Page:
Worked stones

During the archaeological dig in 2006 a large number of worked stones were uncovered. On some stones, this working was quite small, for example one flat surface, or a rough piece with some chisel marks or a mason mark. Others had been carefully carved to produce a complex profile which had once been part of a building, but had since been discarded. One thing which became clear during the dig was that, as each new development of the building took place, the previous building was only partially demolished but not completely removed. It appears that some of the stone was either reused or it was left in situ.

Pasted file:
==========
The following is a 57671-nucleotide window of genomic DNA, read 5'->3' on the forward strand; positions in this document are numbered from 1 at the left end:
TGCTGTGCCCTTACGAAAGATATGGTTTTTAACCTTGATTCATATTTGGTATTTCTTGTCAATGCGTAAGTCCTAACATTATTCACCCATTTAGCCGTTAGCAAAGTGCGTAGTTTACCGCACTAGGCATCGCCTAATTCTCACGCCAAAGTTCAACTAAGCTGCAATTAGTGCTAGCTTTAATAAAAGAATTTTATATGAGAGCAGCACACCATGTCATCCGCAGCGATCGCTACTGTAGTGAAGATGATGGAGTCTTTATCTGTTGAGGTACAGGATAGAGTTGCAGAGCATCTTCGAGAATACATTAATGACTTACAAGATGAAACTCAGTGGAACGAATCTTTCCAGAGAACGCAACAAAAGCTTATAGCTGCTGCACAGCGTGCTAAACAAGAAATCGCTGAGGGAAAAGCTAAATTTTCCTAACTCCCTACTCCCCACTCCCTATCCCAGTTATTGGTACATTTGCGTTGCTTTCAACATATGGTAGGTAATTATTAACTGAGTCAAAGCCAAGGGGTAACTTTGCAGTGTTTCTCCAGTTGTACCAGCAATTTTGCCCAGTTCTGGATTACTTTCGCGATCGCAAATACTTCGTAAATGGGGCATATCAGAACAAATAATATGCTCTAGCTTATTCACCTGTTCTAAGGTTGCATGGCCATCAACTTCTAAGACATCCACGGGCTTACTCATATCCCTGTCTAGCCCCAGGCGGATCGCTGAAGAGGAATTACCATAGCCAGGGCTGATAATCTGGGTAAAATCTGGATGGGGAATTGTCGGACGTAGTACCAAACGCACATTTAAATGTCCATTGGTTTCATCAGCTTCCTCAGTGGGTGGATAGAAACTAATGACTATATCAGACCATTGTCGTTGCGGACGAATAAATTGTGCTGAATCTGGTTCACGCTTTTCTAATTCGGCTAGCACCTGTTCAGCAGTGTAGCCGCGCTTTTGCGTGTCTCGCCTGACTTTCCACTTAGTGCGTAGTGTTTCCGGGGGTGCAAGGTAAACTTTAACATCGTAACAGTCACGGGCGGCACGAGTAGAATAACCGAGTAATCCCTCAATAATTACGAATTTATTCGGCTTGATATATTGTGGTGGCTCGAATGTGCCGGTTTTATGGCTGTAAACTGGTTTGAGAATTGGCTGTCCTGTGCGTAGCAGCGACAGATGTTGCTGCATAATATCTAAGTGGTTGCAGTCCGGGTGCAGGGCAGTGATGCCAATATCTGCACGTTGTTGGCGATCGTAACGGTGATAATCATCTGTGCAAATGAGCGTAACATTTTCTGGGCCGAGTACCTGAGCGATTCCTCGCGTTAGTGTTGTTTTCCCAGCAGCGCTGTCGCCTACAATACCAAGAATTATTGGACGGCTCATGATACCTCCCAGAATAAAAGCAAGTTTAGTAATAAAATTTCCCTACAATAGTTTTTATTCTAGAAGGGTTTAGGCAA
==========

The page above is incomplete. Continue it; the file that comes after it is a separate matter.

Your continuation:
A piece of shaped stone reused in a pillar base built in the late 1490s

The first photograph shows a piece of sandstone, probably from an earlier doorway, but reused in one of the 15th century pillar bases.

The next three photographs show a pillar column, first as it was being uncovered by the archaeologist, second once removed from the ground and third in comparison with one of the pillars in Drum’s Aisle

A slender broken pillar being excavated.
Part of the pillar once excavated







The excavated pillar in Drum’s Aisle beside a pillar


A carved stone, possibly from a doorway in an earlier building

The final photograph is of another carved piece of stone which may have been part of a door or archway in an earlier building. A detailed study of these stones has still to be completed but once done they could tell us a great deal about the appearance of the previous buildings.

(The photographs are copyright Aberdeen Art Gallery & Museums Collections and are used with permission)